No poop left behind


I take pride in being the most conscientious dog poop picker upper in the world.

The worst thing that can happen to a dog mom like me is to have my dog poop while off leash at the dog park, and then not be able to find it. I have wandered icy fields in futile search of steam rising from Leo’s pile. Oh, the guilt, knowing someone is going to step in poop that I should have picked up.

When I take Mia to the park at lunch, she usually poops while I’m eating. Of course I wait until I’m done eating to pick it up; otherwise, that’s disgusting. While bagging it the other day, I thought, “This poop seems really cold to be from just a few minutes ago.” Then saw Mia’s poop a few feet away. Yes, that’s right, I even pick up OTHER dogs’ poop. That’s how conscientious I am.

On a few occasions, I’ve found myself on a walk without a bag and I have driven back to the location of the poop to pick it up.

And because I love the earth so much, I use biodegradable poop bags. I used to buy them at the co-op, but to be honest, they’re kind of small for Leo-sized poops. If you’re not grossed out by this post already, this should do it: With a too-small bag, you run the risk of getting poop on your hands. I ordered some Earth Rated poop bags online. They’re supposed to be lavender-scented, but really they smell more like old lady perfume. I have learned the trick to opening the bags is to get your fingers wet, either by licking them or touching wet grass, but maybe I need the dispenser, because sometimes I have trouble detaching a bag from the roll.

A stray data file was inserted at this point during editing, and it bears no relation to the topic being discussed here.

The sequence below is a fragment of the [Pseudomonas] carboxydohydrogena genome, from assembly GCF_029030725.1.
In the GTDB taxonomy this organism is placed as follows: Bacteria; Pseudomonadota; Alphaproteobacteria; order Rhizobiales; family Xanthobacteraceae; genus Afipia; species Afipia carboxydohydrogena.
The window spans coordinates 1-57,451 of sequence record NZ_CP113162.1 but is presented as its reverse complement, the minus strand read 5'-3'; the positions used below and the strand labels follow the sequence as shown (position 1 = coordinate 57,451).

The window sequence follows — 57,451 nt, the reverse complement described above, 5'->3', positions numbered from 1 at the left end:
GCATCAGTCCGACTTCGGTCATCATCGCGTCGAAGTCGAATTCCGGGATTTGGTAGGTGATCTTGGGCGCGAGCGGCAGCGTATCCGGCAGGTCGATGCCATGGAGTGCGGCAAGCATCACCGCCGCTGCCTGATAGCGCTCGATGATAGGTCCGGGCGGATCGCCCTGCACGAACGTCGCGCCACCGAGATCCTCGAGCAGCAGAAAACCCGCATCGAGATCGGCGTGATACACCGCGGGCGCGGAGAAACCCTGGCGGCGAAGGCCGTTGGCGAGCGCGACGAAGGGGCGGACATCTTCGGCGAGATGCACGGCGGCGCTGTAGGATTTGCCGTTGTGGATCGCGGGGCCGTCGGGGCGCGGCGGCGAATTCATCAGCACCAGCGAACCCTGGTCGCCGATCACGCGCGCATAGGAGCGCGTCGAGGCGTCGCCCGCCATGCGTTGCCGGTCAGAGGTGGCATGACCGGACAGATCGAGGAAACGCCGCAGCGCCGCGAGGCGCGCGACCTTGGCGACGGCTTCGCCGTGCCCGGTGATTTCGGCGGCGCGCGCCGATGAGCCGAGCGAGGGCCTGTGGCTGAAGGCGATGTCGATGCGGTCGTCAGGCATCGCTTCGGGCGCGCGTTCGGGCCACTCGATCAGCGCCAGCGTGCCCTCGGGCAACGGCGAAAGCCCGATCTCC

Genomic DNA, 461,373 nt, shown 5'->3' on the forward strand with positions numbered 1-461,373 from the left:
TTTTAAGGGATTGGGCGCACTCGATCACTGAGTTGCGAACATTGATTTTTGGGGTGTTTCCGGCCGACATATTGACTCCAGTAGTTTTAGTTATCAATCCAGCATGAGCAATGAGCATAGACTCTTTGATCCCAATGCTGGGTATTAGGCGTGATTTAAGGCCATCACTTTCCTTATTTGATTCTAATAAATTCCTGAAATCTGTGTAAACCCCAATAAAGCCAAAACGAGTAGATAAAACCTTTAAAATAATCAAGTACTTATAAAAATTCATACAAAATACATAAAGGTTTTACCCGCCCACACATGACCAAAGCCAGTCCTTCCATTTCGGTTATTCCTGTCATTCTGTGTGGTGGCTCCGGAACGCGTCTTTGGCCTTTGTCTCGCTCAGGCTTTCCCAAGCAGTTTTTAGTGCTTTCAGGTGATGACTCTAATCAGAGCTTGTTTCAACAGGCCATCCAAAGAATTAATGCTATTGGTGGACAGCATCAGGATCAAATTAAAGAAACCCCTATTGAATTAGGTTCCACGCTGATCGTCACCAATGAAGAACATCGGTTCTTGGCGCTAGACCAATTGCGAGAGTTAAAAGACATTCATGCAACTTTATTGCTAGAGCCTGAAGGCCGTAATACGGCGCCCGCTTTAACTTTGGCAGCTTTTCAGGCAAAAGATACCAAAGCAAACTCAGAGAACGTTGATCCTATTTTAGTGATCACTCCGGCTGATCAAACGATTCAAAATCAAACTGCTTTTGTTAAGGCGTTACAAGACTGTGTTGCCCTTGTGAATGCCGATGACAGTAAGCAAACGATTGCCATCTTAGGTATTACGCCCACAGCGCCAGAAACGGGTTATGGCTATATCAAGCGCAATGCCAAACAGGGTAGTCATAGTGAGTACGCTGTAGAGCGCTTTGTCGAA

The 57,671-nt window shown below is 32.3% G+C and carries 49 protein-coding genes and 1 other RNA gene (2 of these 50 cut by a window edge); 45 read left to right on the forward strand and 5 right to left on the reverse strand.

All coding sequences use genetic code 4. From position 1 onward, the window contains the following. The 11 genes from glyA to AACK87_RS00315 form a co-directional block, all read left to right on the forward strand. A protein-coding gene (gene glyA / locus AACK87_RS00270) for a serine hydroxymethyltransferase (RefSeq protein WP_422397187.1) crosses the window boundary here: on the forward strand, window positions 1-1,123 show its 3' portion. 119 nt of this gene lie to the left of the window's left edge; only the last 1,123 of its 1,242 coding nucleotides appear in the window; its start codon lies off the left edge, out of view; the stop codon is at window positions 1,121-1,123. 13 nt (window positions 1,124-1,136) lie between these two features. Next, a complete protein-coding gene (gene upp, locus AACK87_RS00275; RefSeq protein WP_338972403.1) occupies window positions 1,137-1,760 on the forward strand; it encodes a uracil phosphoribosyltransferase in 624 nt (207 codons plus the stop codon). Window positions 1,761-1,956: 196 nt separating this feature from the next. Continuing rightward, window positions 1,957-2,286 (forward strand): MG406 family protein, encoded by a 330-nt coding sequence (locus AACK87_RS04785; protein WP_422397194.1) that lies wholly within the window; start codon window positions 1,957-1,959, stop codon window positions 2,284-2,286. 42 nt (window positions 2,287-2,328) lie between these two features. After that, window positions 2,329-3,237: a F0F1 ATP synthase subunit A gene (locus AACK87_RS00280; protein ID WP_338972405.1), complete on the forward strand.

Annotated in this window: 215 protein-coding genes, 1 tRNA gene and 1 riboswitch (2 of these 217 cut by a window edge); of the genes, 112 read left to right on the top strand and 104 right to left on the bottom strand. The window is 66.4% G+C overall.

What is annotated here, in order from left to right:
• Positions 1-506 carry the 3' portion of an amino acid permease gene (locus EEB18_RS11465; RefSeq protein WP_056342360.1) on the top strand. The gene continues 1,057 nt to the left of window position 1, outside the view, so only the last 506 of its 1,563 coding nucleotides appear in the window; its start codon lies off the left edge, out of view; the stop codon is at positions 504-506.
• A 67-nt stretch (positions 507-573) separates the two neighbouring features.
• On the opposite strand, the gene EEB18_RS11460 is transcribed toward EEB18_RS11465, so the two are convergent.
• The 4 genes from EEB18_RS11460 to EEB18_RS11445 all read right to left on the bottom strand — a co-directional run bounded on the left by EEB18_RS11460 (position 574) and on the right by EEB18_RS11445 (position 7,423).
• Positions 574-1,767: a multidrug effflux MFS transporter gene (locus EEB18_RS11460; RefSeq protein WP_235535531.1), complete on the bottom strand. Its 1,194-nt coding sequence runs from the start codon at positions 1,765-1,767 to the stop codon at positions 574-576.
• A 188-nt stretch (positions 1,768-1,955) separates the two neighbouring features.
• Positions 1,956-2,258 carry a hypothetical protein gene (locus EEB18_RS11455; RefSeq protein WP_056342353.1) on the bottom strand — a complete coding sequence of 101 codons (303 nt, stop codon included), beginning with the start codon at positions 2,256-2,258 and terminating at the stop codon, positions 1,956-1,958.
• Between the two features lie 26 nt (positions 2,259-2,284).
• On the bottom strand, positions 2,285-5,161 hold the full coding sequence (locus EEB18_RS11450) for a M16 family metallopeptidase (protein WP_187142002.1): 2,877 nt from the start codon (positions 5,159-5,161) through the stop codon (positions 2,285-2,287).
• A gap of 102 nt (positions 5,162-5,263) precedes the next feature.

Lately, Rob and I have been walking the doggies after dark. Just out to the end of the block. When a dog poops, I bag it, then leave it on the curb to pick up on the way back. The other night, Rob noted the house number where the bag was, but I pretty much remembered the location. Last night, we didn’t check the number, but I was certain I left it near a mailbox.

On the way back, I was distracted because Rob was telling me some story about boobs, and two bicycles passed, and we had to cross the street to avoid a pedestrian, and while I was extremely proud of Leo for not barking and lunging at any of these things, I somehow missed the poop bag.

I insisted that Rob and I drive back down the block to retrieve it. Because what do you think when you see a bagged poop on the sidewalk? You don’t think, “Oh, a person couldn’t find that poop bag,” or even “That person forgot their poop bag.” You think, “What kind of jerk goes to the trouble of bagging poop and then not throwing it away? Like they’re doing me some favor of keeping me from stepping in it, but are not courteous enough to remove it entirely.”

We looked in front of every house with a mailbox but couldn’t find it. “Please, let’s go back one more time,” I begged. But Rob refused.

I had to go to sleep last night knowing that poop bag was still out there, but refused to relinquish the title of most conscientious dog poop picker upper in the world. In the light of morning, I drove down the block again, and saw the green bag flapping in the breeze in front of a house without a mailbox. So obvious I can’t believe we missed it, even if we were only looking at houses with mailboxes.

I retrieved it, threw it away, and all was right with the world.